Canaan unveiled a new Ethereum ASIC that’s more than 5-times more efficient than commercially available GPUs. This doesn’t bode well for small-scale miners and threatens to potentially increase centralization of the network.
A new Ethash ASIC
Today at the New Era Mining Summit in China, Canaan unveiled a new Ethereum Ethash ASIC. The ASIC would easily outcompete GPU-based miners on an efficiency basis.
Using the most common standard for comparing against different cryptocurrency mining equipment, watts per megahash per second (W/MHs), Canaan’s new ASIC is brutally more performant than publicly accessible computer hardware.
Based on well-documented performance data, the new ASIC would offer a 5.3 to 7.5-fold efficiency improvement over consumer computer hardware. CryptoSlate reached out to Canaan for the detailed performance specifications but has yet to receive a response.
Problems posed for Ethereum
This is problematic for the Ethereum network. Ethash, the mining algorithm used for Ethereum, was intentionally designed to be ASIC-resistant. There are several reasons for this design choice, primarily centered around accessibility and decentralization.
In the cryptocurrency ASIC business, only a handful of manufacturers tend to dominate. These players then have a large degree of control over who has access to competitive pricing for the only efficient miners on the market.
These manufacturers can also reap enormous margins. Unlike the manufacture of other computer equipment, pricing for cryptocurrency mining equipment is based on the profit it can generate as a money-printing device, not on the cost of underlying materials like the conventional computer hardware industry.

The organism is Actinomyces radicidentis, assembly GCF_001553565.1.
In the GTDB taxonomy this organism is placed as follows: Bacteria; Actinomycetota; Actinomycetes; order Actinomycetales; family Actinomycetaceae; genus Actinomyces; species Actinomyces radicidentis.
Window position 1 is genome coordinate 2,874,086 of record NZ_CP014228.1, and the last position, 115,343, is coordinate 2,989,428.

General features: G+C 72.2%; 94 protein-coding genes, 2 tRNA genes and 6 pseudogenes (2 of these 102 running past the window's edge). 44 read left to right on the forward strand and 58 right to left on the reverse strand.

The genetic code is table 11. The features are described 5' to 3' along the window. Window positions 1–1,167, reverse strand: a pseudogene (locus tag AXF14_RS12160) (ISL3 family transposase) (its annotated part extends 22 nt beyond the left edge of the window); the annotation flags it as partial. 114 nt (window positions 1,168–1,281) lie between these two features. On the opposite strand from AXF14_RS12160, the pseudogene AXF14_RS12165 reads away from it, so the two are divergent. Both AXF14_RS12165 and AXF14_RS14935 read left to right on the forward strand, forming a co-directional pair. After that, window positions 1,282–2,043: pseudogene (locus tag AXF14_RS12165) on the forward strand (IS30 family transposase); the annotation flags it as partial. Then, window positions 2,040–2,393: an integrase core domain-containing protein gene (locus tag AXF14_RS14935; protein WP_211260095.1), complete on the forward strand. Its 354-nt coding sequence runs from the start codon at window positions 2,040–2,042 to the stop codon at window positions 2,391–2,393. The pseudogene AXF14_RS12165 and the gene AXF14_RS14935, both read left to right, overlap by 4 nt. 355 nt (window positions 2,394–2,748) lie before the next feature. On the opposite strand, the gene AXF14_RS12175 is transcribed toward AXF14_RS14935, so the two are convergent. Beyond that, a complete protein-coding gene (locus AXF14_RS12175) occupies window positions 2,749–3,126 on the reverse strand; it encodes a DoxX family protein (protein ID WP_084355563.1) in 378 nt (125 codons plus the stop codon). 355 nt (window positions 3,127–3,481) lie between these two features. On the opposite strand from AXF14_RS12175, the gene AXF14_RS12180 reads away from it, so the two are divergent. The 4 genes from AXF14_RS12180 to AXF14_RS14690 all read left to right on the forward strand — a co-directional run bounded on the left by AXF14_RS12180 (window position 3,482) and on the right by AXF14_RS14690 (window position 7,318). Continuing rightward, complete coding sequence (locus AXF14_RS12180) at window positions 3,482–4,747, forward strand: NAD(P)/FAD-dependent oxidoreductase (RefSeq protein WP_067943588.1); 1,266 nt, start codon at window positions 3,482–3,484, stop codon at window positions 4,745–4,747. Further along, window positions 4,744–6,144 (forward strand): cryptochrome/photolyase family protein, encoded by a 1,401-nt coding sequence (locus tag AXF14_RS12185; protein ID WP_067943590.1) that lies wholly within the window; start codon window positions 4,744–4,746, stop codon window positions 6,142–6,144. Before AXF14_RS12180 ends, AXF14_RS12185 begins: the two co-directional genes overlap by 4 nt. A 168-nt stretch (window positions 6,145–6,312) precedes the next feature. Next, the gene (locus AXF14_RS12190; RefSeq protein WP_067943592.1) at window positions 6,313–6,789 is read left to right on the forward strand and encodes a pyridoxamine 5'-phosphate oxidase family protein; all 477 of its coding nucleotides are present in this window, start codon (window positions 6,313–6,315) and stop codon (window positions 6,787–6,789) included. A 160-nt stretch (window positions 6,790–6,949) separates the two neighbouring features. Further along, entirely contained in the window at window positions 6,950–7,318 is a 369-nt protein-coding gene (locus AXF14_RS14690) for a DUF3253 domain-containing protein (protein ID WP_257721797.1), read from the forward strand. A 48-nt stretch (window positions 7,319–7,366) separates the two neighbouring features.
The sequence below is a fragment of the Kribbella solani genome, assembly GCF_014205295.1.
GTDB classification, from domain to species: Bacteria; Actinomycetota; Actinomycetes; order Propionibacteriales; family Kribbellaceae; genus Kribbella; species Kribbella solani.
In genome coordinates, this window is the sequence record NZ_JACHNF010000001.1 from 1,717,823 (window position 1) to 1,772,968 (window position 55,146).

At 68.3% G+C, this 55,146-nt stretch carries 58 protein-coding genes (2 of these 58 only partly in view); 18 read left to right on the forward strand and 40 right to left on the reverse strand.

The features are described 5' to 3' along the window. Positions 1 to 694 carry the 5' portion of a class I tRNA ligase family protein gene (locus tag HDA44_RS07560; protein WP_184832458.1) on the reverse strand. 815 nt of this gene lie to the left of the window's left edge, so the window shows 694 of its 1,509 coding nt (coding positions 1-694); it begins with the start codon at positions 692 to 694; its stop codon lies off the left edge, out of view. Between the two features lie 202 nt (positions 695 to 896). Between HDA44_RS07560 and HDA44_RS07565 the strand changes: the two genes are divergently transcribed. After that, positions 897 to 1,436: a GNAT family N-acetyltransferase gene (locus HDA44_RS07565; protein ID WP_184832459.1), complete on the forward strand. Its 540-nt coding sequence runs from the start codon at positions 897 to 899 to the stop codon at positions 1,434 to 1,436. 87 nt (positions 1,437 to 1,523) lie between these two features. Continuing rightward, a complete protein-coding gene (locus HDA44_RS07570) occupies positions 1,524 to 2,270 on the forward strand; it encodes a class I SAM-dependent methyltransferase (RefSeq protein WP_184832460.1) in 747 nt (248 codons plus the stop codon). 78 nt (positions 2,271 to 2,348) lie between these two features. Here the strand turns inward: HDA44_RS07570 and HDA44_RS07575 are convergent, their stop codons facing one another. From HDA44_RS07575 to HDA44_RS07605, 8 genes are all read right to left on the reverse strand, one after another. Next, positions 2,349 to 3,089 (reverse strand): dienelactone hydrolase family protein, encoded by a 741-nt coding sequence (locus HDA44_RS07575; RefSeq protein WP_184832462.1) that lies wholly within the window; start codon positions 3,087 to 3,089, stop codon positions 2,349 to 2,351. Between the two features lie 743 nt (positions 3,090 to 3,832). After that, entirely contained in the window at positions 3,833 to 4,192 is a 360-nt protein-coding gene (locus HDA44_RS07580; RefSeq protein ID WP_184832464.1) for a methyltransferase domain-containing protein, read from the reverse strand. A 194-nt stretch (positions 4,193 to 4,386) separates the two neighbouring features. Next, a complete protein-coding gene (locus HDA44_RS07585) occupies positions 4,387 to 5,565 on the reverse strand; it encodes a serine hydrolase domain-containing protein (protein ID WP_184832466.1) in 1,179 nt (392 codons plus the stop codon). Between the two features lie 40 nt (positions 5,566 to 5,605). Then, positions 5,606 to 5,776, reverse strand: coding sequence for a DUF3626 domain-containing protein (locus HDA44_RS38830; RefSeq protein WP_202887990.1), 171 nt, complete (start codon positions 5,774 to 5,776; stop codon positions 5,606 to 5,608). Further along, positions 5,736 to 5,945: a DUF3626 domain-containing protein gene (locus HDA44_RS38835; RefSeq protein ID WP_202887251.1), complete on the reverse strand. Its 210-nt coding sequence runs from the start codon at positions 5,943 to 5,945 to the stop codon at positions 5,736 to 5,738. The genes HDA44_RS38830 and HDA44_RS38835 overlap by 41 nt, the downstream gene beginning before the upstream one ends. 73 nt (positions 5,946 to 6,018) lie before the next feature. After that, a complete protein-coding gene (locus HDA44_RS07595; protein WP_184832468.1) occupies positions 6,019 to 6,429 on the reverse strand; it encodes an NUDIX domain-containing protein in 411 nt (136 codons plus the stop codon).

Furthermore, because of their direct access to cheap hardware they can also dominate mining on the network, much like Bitmain and Canaan already do with Bitcoin. Right now, there is strong evidence that the two mining juggernauts control between 25–50 percent of the SHA-256 mining hashrate based on correspondences between CryptoSlate and representatives at the companies.
The result: over time, most other small-scale miners will get priced-out based as mining difficulty increases.
Core Ethereum developers weigh-in
In April of last year, Bitmain released its F3 Ethereum miner, essentially a GPU with the superfluous components removed to reduce cost of production. The F3 only had a 2-fold cost advantage over mainstream equipment, per has, at time of release.
In response to the release, Vitalik Buterin told other core Ethereum developers that ASICs are not a threat to the network. Moreover, he argued that if Ethereum changed its mining algorithm that miners would figure out how to crack it in “6-12 months.” Such an effort would be a distraction from more quickly implementing ETH 2.0, he assert.
“This is not Bitcoin. The miners are not in control here. This is not Bitcoin; the miners are not in control here. If there comes a day where Bitmain has majority hash power and tries to use it for evil, then we will speed up Casper development and to hell with any remaining bugs,” reassured Vitalik Buterin.
Community debate over ProgPOW
Now, the community is embroiled in a separate debate over ProgPOW, an algorithm that would allegedly level mining efficiency across ASICs, GPUs, and FPGAs in a way, that its proponents argue, is difficult to optimize away.
However, the change has encountered staunch resistance, partially due to its authorship from former Core Scientific CTO Kristy-Leigh Minehan. Other Ethereum stakeholders are concerned that such a change would fork community, and potentially the network.
Overall, the development will make Ethereum mining less accessible to hobbyists and the general public as these ASICs continue to proliferate.
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